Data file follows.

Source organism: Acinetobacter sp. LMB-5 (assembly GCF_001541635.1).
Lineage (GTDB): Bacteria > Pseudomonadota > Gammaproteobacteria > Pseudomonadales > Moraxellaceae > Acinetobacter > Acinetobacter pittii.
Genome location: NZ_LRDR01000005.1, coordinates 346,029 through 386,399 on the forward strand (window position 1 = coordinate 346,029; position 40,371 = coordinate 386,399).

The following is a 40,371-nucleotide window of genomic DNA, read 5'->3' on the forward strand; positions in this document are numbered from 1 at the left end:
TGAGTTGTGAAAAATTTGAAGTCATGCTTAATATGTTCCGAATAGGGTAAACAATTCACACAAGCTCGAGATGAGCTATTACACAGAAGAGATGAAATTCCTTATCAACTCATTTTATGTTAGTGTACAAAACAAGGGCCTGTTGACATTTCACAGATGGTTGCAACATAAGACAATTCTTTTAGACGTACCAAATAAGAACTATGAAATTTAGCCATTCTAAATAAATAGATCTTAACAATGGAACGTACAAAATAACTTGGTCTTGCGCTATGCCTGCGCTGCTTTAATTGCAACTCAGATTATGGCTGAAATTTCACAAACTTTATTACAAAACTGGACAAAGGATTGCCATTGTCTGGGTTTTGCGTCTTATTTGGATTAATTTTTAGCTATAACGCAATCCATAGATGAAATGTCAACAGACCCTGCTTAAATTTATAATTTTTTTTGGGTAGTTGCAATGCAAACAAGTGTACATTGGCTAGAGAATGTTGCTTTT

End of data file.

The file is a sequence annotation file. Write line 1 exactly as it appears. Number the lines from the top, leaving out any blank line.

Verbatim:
Source organism: Acinetobacter sp. LMB-5 (assembly GCF_001541635.1).